Today, Ezra Klein pointed out that on Intrade, people are betting Democrats have a decent chance of winning back the House but are unlikely to hold the Senate:
I was tooling around InTrade last night and noticed that the betting markets are giving Democrats much better odds of retaking the House of Representatives in 2012 than of holding the Senate. As they see it, there’s about a 60 percent chance that Barack Obama will be reelected as president, a 40 percent chance that Democrats will win the 20-some seats they need to retake the House and only a 25 percent chance that they’ll win enough elections to retain control of the Senate.
I understand that the map of Senate seats up in 2012 is very unfavorable to Democrats, but looking at historical patterns, there is something seriously wrong with the Intrade market.
Going back 100 years, not once in the last 50 elections has control of the House switched to one party while control of the Senate switched the other way. For the most part, partisan movement in each chamber is highly correlated with the other. There just hasn’t been a modern example of a national party making large gains in one chamber while suffering big loses in the other.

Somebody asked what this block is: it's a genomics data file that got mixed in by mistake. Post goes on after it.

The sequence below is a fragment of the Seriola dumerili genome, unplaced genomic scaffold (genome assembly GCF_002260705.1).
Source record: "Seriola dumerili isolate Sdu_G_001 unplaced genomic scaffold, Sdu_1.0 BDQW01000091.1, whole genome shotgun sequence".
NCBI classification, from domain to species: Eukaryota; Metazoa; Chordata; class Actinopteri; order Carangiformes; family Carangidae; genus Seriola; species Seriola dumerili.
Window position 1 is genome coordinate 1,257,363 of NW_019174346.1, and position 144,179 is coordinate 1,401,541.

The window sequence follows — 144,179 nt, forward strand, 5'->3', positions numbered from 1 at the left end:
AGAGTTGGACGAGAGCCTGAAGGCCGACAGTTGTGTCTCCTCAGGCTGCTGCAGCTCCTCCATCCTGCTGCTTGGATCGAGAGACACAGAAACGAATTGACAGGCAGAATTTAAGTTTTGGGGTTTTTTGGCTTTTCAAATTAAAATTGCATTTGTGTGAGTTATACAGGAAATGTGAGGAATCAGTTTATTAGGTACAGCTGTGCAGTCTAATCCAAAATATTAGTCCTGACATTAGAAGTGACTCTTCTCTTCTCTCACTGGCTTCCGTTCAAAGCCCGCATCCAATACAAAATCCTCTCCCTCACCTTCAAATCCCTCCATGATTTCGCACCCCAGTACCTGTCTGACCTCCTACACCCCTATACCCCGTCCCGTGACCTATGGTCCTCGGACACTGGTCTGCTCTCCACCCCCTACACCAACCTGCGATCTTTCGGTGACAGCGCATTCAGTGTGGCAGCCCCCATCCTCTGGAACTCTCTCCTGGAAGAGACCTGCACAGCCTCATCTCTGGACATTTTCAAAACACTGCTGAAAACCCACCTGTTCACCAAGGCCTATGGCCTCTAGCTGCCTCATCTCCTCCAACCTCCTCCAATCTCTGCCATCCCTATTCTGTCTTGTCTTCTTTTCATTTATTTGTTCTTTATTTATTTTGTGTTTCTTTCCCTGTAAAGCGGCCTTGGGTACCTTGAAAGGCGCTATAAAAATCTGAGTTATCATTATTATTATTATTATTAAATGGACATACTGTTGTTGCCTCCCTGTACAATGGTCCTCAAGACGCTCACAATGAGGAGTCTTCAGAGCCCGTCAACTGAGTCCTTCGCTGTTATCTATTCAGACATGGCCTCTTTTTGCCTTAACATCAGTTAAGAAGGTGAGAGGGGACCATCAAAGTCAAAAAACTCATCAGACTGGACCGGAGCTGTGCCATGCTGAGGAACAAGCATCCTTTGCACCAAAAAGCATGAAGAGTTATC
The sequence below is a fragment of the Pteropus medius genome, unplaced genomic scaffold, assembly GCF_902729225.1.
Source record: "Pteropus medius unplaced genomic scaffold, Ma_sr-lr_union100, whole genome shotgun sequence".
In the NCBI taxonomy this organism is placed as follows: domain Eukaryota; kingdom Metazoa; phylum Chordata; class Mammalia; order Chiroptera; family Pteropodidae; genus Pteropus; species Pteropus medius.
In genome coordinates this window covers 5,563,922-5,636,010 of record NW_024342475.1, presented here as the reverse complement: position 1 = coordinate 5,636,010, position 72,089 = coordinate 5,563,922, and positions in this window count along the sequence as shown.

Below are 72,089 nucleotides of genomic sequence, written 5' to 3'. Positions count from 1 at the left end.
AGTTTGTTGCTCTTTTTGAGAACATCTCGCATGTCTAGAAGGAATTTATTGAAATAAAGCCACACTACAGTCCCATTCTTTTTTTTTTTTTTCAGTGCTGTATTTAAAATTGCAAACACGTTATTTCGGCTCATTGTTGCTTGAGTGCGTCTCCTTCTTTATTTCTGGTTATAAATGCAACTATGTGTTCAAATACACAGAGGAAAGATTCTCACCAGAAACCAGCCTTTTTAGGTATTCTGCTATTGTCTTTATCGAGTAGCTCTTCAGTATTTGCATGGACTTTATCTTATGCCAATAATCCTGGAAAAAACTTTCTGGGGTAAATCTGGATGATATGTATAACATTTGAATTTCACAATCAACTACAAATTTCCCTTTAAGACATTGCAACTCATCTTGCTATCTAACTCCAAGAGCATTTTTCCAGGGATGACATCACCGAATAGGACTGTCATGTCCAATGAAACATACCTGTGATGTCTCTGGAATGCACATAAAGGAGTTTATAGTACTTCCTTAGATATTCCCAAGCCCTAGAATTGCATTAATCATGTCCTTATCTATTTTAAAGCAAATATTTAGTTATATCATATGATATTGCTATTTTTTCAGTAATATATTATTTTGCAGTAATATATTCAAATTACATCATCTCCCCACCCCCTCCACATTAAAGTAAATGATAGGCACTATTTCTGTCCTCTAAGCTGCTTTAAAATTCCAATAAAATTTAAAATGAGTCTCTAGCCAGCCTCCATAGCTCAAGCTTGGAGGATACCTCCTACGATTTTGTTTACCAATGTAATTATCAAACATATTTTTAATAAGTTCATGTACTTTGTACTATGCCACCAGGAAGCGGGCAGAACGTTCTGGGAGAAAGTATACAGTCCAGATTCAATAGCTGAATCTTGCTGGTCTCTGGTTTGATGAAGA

In 2012, Democrats might gain back the House, or they might lose the Senate, but if history means anything, it is extraordinarily unlikely both will happen. And if you want to play the market, a bet that Democrats will gain the House should never be so high compared to a bet they will lose the Senate.